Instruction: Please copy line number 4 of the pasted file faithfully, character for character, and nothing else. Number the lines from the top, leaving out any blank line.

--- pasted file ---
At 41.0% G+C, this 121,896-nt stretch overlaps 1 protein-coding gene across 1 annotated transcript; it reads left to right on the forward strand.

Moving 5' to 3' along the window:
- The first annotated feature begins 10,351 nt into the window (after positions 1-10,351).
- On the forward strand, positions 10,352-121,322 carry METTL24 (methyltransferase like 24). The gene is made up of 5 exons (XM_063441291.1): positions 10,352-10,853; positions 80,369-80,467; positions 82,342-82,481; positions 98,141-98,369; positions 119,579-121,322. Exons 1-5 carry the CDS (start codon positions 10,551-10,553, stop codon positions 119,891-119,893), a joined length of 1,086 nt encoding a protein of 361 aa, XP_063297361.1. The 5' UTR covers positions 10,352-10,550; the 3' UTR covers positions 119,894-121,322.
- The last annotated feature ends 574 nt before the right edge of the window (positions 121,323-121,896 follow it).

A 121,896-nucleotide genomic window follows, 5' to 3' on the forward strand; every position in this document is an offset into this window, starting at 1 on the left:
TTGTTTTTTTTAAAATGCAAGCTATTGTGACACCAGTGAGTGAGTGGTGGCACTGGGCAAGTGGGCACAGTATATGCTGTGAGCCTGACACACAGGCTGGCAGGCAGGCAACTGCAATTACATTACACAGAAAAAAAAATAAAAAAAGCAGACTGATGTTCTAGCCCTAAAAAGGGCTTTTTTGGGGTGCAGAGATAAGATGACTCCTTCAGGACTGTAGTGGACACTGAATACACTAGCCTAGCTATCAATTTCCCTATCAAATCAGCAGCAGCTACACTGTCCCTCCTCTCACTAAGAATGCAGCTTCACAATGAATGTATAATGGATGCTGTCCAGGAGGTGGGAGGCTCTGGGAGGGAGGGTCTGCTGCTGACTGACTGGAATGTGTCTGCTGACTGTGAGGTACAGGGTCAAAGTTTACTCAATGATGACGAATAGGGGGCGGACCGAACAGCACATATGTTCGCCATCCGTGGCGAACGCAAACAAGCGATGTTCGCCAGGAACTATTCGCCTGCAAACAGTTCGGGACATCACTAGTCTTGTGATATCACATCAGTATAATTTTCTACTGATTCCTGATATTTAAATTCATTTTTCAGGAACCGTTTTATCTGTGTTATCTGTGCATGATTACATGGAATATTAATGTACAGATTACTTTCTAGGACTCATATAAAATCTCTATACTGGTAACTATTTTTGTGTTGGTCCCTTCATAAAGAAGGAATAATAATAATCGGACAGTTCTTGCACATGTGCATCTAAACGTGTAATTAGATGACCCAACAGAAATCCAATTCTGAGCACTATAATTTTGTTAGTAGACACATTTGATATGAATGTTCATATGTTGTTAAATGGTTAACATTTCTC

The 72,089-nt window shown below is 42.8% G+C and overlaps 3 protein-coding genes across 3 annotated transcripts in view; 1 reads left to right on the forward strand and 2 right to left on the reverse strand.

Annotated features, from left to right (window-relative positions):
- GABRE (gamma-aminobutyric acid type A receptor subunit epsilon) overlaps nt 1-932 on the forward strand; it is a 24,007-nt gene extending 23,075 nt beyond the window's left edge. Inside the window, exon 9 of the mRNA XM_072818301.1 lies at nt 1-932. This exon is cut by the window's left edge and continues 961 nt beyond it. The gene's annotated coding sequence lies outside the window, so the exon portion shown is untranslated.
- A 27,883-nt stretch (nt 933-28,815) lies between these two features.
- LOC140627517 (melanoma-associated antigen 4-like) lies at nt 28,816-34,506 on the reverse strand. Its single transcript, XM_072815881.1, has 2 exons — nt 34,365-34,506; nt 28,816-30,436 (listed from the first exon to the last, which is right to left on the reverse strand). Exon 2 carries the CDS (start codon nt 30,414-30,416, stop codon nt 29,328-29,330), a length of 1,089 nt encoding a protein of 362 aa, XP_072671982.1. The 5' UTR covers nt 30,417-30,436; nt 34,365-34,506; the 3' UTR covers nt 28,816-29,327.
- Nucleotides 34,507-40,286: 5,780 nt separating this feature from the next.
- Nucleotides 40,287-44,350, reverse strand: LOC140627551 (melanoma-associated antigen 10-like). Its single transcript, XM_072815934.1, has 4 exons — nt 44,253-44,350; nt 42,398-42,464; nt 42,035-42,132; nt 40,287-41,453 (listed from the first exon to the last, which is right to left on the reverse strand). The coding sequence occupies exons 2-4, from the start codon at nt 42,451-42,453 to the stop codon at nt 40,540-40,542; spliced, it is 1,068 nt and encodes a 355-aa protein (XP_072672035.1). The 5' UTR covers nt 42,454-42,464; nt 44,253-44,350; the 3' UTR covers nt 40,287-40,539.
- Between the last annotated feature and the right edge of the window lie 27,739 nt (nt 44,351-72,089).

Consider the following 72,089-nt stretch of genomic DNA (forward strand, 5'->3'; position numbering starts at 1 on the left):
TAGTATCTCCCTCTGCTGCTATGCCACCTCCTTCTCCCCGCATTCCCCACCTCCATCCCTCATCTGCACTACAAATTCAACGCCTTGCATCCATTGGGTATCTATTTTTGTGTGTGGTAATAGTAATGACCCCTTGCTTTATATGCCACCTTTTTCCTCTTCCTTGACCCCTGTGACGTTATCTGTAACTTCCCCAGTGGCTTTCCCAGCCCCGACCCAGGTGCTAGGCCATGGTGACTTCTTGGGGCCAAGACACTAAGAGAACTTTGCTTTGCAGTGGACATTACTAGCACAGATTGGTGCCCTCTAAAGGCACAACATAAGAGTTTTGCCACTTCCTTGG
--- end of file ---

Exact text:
- On the forward strand, positions 10,352-121,322 carry METTL24 (methyltransferase like 24). The gene is made up of 5 exons (XM_063441291.1): positions 10,352-10,853; positions 80,369-80,467; positions 82,342-82,481; positions 98,141-98,369; positions 119,579-121,322. Exons 1-5 carry the CDS (start codon positions 10,551-10,553, stop codon positions 119,891-119,893), a joined length of 1,086 nt encoding a protein of 361 aa, XP_063297361.1. The 5' UTR covers positions 10,352-10,550; the 3' UTR covers positions 119,894-121,322.